Since Boussingault introduced the method of exact field experiment in 1834, research on the soil and the conditions of crop growth has been continuous in Europe and America. The methods of approach have become more exact with each advance in pure science. We, therefore, start our work on soil improvement in India with tools ready made. Investigations carried out in other countries have given us the principles involved and often the technique of methods of research. Our work for the moment is to apply them to conditions where soil processes differ widely both in intensity and time of occurrence, from those of temperate climates. I have been impressed by the desirability of applying to our problems a conception developed in recent years by the Cambridge and Rothamsted workers, which has given a new and wider significance to the field experiment. The final yield gives us no indication of what happens during the plant's life or how it responds to factors operating at successive stages of growth. The modern method makes quantitative observations of crops throughout the period of growth and examines the results by statistical methods This is nothing more than reducing to exact measurement and scientific treatment the observations which every practical farmer makes but does not formulate. The advantage is obvious. Information covering a wider range than the old type of field experiment can be obtained in a few years, instead of taking generations. You will remember that Lawes and Gilbert waited twenty years before discussing the results of their experiments. The field experiment lasting twenty or more years no longer fulfils our requirements. We want results in a reasonable time, accompanied by proof of their reliability, which will tell us not only the final yield but how that yield is obtained.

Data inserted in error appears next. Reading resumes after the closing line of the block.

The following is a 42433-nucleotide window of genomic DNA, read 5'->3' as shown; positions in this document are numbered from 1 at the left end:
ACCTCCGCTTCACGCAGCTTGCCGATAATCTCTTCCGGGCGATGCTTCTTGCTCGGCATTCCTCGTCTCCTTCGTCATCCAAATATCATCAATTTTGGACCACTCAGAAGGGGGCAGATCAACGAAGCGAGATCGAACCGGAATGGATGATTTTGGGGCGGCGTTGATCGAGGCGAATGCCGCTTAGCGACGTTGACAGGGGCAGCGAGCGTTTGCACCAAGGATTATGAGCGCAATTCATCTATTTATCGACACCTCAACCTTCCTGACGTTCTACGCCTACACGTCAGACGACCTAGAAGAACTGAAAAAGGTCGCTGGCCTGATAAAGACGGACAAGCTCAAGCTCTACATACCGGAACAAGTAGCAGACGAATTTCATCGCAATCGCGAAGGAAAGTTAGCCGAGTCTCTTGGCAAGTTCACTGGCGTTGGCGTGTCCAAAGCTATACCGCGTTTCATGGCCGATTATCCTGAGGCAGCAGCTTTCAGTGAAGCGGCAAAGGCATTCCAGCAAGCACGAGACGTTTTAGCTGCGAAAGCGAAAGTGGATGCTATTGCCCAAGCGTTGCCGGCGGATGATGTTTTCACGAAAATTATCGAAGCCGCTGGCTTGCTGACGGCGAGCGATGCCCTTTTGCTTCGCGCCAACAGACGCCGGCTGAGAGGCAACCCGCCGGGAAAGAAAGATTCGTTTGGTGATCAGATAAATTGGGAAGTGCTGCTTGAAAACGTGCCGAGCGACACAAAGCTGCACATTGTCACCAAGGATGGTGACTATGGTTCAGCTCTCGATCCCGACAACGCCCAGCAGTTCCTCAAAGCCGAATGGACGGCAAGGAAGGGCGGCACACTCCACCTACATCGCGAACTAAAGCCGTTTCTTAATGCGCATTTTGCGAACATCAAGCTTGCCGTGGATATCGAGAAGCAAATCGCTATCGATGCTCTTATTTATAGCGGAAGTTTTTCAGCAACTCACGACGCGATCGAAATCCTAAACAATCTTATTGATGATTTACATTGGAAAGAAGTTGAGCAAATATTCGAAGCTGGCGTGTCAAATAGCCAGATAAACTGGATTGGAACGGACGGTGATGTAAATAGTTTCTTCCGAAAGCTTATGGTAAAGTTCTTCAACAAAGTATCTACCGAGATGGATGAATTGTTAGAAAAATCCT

This leads up to another conception, namely, the critical periods of crops which will repay closer quantitative study in a country characterized by singularly short growing periods and rapidly changing conditions. By critical period, I mean the relatively short interval during which the plant reaches the maximum sensibility to a given factor and during which the intensity of that factor will have the greatest effect on yield. These periods seem to be associated with some phase of growth in which the plant is undergoing modifications demanding the rapid formation and movement of food material. Italian workers have found that the twenty days before the crop comes into ear constitutes an important critical period for wheat in relation to humidity and soil moisture. If during this period these factors are in defect of the minimum needed for the normal development of the plant, the crop will be small even if there is abundance throughout the rest of the vegetative period.